College freshmen entering California State University System schools in the 2021-22 academic year will be required to take an ethnic studies course in order to graduate just as Orange Coast College plans to grow its own program.
Governor Gavin Newsom signed Assembly Bill 1460 into law on Aug. 17, requiring students at CSU’s 23-campuses to take a three-credit ethnic studies course. CSU was the first school in the country to offer any ethnic studies course and at least one class is already offered at each location.
“The ethnic studies discourse now occurring throughout the state is an important one that seeks to shift to the center the narratives and experiences of groups in the United States that have been marginalized,” said Jessica Ayo Alabi, chair of OCC’s Ethnic Studies Program.
OCC currently offers two ethnic studies courses: Contemporary Ethnic America (ETHS A100) and Ethnic Groups in the U.S. (ETHS A150).
Contemporary Ethnic America, taught by Juani Funez-Gonzalez, “compares and contrasts the cultural and historical experiences of five major ethnic/racial groups contributing to the shaping of contemporary intergroup relations in the United States,” according to the OCC course catalog. This class will be offered during the upcoming spring/intersession semester.
Ethnic Groups in the U.S., taught by Jordan Stanton, teaches students to “evaluate the role of a racial/ethnic group in the development of the United States,” and will also be offered during the spring/intersession semester.
Alabi says that OCC students will be able to take these courses to fulfill CSU’s requirements.
In contrast to the ethnic studies courses offered by OCC, which explore multiple ethnic groups, the newly required classes by CSU will focus specifically on one of four ethnic groups: Native Americans, African Americans, Asian Americans and Latino/Latina Americans, with possibly more on the way.
“Before this measure passed, we were already in the process of developing more ethnic studies courses such as Black Studies, LatinX Studies, American Indian Studies, and Asian American and Pacific Islander Studies,” Alabi said.
There has been debate over this interpretation of the new law, with opponents arguing there is nothing in the language of the bill to suggest it should be a lower-division course, drawing criticism from CSU faculty and students alike.
“We will make sure that students get the classes they want, need and deserve at OCC as a matter of equity and enlarging the Ethnic Studies Pathway of study for students who desire these degrees,” Alabi said. “Instead of piecing together random courses from all over the campus, it is important that ethnic studies as a discipline be recognized, understood and respected. It is not a periphery degree and shouldn't be treated as such because colleges want to rush things.”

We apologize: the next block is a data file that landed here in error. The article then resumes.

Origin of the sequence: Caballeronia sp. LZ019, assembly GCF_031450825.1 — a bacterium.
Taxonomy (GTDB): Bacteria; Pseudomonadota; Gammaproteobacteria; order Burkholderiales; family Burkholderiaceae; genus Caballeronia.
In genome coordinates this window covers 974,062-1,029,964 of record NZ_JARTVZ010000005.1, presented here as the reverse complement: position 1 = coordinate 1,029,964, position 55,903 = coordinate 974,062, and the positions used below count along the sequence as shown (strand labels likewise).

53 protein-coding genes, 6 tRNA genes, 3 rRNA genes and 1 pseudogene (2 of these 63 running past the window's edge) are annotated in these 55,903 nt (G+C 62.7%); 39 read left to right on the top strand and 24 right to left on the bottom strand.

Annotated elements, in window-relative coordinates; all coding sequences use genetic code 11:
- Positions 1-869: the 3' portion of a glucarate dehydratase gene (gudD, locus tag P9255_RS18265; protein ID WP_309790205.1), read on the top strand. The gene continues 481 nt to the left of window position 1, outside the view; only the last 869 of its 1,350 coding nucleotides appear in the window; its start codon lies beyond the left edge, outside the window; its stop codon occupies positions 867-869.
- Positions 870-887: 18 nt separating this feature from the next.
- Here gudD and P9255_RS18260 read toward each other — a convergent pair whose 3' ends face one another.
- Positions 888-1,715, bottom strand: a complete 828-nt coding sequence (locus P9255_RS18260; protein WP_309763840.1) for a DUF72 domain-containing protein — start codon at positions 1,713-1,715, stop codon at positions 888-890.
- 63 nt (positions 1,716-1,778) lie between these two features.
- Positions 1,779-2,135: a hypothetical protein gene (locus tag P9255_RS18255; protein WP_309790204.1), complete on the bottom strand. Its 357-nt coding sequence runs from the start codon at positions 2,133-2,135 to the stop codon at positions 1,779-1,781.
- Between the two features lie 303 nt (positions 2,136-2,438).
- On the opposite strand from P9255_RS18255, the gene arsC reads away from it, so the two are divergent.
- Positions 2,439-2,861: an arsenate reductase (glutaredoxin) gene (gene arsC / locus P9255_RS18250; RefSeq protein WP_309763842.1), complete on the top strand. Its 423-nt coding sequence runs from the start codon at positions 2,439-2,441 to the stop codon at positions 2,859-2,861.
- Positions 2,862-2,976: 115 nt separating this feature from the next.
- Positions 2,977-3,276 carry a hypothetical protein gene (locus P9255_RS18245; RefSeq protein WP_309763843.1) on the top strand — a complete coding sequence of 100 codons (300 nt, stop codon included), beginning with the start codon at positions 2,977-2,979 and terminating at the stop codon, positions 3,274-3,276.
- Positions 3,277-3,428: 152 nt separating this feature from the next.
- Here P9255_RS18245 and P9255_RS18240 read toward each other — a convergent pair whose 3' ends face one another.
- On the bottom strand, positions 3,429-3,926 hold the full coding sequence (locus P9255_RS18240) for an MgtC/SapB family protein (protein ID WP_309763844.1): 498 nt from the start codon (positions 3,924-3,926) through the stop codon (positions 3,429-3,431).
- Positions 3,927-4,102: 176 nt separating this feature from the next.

Students can expect to start seeing these new classes in fall 2022.
“There is a curriculum approval process that all our classes must go through first. Also, in order to create a new degree program, there are additional steps,” Alabi said.
OCC may also have to hire new ethnic studies faculty if necessary.
“What students will need immediately is already in place, but as a requirement, the demand will increase so offering more sections of these classes will be an option if the new classes are not in place,” Alabi said.
“We intend to make sure the faculty that teach ethnic studies have training in this area and can deliver the competencies that are received in the CSU ethnic studies requirement,” Alabi said. “Eventually, it will be important to hire an ethnic studies full-time, tenured faculty member and create a degree program, which is my goal.”
The implementation of these new courses is still up in the air as it awaits finalization by CSU’s Board of Trustees, which will ultimately decide if this required class will need to be taken at the community college level. This decision could possibly cost up to $45 million for community colleges to add these courses.
During CSU’s Board of Trustees meetings on Nov. 17 and 18, the educational policy committee voted to make a minor amendment to the policy, but not a revision clarifying that students can take the course at a higher or lower division, sending it a step closer to being implemented as a lower-division requirement.
More news and updates to CSU’s new ethnic studies requirement can be found here.